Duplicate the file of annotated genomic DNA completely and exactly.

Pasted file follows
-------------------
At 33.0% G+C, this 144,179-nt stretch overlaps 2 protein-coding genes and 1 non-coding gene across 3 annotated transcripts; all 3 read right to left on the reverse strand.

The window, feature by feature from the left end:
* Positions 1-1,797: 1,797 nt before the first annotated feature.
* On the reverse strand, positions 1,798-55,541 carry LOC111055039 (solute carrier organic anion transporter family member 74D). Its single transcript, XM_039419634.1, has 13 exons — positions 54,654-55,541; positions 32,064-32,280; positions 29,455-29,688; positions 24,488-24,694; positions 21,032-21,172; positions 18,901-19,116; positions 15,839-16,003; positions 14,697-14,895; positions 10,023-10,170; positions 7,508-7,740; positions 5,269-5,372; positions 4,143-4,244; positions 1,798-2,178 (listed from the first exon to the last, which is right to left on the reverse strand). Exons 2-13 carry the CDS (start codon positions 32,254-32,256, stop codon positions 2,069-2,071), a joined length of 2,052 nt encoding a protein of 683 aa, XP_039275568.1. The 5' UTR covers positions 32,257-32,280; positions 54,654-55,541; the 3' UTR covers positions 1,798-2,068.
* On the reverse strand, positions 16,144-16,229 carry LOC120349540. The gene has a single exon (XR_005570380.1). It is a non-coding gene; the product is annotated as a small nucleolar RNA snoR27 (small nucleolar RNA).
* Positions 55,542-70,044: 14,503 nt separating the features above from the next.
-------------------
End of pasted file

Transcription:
At 33.0% G+C, this 144,179-nt stretch overlaps 2 protein-coding genes and 1 non-coding gene across 3 annotated transcripts; all 3 read right to left on the reverse strand.

The window, feature by feature from the left end:
* Positions 1-1,797: 1,797 nt before the first annotated feature.
* On the reverse strand, positions 1,798-55,541 carry LOC111055039 (solute carrier organic anion transporter family member 74D). Its single transcript, XM_039419634.1, has 13 exons — positions 54,654-55,541; positions 32,064-32,280; positions 29,455-29,688; positions 24,488-24,694; positions 21,032-21,172; positions 18,901-19,116; positions 15,839-16,003; positions 14,697-14,895; positions 10,023-10,170; positions 7,508-7,740; positions 5,269-5,372; positions 4,143-4,244; positions 1,798-2,178 (listed from the first exon to the last, which is right to left on the reverse strand). Exons 2-13 carry the CDS (start codon positions 32,254-32,256, stop codon positions 2,069-2,071), a joined length of 2,052 nt encoding a protein of 683 aa, XP_039275568.1. The 5' UTR covers positions 32,257-32,280; positions 54,654-55,541; the 3' UTR covers positions 1,798-2,068.
* On the reverse strand, positions 16,144-16,229 carry LOC120349540. The gene has a single exon (XR_005570380.1). It is a non-coding gene; the product is annotated as a small nucleolar RNA snoR27 (small nucleolar RNA).
* Positions 55,542-70,044: 14,503 nt separating the features above from the next.